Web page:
The application of conventional observer designs for high-dimensional systems may not always be practical due to high computational requirements or the resulting observers being too sensitive to measurement noise. In order to address these issues, this paper presents two observer design techniques for state estimation of high-dimensional chemical processes. One technique is used for systems with inputs whereas the other one is specifically geared towards systems that are not excited from the outside. Both of these observers are applicable to linear and with a modification to nonlinear systems.
The main idea behind the presented observer designs is that a reduced-order observer is implemented instead of a conventional state estimator. The motivation is that subspaces, which are close to being unobservable, cannot be correctly reconstructed in a realistic setting due to measurement noise and inaccuracies in the model. The presented approaches make use of this observation and only reconstruct the parts of the system where accurate state estimation is possible. The observer designs are illustrated on a 30-tray distillation column model. Additionally, it has been shown that the location of process measurements has a major effect on the performance of the presented reduced-order observers.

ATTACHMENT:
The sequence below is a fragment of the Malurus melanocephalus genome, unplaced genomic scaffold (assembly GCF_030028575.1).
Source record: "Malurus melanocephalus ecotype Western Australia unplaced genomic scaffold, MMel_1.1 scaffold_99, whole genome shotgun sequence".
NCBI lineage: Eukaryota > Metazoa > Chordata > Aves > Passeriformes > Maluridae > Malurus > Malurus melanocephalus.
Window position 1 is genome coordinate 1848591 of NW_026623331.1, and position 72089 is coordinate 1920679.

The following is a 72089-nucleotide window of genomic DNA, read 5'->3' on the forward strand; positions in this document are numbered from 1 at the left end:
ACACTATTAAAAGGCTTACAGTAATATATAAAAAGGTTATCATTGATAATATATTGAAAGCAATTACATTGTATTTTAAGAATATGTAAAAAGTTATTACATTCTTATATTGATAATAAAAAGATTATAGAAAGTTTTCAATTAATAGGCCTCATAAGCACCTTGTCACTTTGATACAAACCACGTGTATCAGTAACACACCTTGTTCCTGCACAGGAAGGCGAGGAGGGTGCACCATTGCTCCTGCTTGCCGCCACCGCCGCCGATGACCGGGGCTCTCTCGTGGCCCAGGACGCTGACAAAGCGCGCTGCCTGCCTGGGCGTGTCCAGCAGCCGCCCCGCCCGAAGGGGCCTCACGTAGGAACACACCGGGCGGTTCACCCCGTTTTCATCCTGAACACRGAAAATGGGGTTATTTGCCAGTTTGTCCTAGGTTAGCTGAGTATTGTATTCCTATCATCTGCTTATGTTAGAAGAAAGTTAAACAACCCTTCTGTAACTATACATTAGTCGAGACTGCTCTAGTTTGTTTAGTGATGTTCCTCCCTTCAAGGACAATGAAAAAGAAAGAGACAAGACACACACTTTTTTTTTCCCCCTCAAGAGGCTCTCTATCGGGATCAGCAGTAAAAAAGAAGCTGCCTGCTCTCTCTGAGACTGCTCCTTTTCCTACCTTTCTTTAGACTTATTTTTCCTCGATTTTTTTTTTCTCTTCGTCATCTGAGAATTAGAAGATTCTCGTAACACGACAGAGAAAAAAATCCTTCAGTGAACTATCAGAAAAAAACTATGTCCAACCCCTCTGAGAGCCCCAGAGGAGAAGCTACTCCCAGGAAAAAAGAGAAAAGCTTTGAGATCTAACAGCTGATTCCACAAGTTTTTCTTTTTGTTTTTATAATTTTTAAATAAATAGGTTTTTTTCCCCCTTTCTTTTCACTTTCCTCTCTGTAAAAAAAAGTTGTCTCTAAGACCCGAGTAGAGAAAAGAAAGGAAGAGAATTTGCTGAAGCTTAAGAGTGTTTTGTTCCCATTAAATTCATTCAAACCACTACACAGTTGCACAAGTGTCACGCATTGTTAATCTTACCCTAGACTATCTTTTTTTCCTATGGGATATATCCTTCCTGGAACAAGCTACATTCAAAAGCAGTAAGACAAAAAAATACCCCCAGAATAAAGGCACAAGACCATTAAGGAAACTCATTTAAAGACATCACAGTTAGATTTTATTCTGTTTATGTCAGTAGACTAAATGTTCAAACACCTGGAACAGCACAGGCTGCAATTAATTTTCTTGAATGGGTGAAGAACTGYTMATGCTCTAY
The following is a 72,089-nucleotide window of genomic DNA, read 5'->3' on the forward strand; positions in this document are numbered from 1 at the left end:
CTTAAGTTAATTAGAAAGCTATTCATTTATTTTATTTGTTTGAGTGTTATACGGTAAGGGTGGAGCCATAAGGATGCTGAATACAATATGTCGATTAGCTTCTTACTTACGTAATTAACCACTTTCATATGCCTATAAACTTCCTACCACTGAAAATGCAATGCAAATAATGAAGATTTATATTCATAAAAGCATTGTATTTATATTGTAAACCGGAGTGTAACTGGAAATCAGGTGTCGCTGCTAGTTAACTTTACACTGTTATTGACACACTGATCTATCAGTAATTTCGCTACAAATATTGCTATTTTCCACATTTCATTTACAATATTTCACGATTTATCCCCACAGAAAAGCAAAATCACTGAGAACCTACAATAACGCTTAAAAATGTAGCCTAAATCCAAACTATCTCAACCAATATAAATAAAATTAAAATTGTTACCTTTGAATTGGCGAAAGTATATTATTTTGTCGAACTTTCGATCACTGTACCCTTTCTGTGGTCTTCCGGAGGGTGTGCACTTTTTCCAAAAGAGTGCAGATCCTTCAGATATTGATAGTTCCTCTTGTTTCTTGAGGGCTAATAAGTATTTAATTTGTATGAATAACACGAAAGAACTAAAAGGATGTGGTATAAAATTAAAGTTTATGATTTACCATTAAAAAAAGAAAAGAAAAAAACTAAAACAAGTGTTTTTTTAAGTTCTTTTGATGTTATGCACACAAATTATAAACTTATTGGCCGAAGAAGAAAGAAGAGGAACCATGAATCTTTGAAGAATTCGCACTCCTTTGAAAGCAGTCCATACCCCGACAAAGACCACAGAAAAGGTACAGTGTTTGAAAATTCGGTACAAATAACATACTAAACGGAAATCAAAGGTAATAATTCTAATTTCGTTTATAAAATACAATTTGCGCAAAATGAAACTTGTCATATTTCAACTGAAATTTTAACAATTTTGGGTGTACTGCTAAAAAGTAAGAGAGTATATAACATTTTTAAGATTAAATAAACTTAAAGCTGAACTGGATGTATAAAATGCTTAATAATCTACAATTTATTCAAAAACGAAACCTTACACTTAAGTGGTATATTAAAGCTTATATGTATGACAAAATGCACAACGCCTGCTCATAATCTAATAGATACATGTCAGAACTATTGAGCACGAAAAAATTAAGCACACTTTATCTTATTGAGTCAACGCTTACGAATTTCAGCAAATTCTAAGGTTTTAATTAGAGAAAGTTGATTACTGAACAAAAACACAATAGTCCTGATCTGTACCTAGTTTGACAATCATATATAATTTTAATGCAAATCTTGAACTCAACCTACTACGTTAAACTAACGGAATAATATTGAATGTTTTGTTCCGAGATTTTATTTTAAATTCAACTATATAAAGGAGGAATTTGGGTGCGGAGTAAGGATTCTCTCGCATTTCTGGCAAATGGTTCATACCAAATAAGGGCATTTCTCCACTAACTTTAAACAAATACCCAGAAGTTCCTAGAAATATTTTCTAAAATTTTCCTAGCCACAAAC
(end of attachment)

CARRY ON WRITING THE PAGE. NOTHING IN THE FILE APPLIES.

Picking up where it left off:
Computers and Chemical Engineering 29, No. 11-12, pp. 2326-2334 (2005)